The Ambassador in Sweden ( Matthews ) to the Secretary of State
223. I have just learned from an excellent source that the Finnish Foreign Minister sent for Coulet, French Minister Helsinki, February 18, for two hour talk. Enckell told Coulet that Savonenkov’s recent visits to President Paasikivi had been for the purpose of inviting him to visit Moscow. Paasikivi declined the invitation on the ground that it would considerably disturb Finnish public opinion and because of his age (78) and the state of his health. On February 12 Enckell lunched alone with Savonenkov, at which time latter broached subject of treaty of “friendship”. Enckell told him that Finnish opinion was not sufficiently prepared for such a treaty, that time would be required to educate Finnish public and that he saw no need for treaty. Savonenkov said on the contrary, he thought Finnish public was sufficiently educated now to accept such a treaty. Enckell continued that he considered situation to be of extreme gravity and that Finland was now faced with a choice of accepting a treaty which, in time of war, would put the Soviet army on the country’s western frontiers, or of refusing a treaty and being occupied by Soviets in time of peace. Article Four of treaty of peace, in any event, prevented Finnish neutrality in case of war.1 Enckell continued that he had told no one of his conversation, either in his own government or any other diplomat. My informant did not know why Enckell had selected Coulet as sole confidant, except that he had known him in Finland some years ago. Informant characterized the report bluntly as “Finnish SOS”.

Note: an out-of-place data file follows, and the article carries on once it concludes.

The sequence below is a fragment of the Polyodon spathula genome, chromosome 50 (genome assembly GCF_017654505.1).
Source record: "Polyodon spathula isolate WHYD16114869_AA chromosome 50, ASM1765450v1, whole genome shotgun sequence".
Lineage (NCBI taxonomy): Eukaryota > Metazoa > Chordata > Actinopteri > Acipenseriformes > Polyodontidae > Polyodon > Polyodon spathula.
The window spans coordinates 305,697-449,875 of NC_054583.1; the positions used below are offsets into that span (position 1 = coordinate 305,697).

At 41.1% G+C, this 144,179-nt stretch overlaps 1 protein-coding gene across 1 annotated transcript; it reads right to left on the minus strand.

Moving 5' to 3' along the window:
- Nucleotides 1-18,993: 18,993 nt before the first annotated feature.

Repeated Paris as 71, London as 81, Moscow as 22. I am not repeating to Helsinki to avoid compromising source.
- For the text of the Treaty of Peace with Finland, see United Nations Treaty Series, vol. 48, pp. 203–303.↩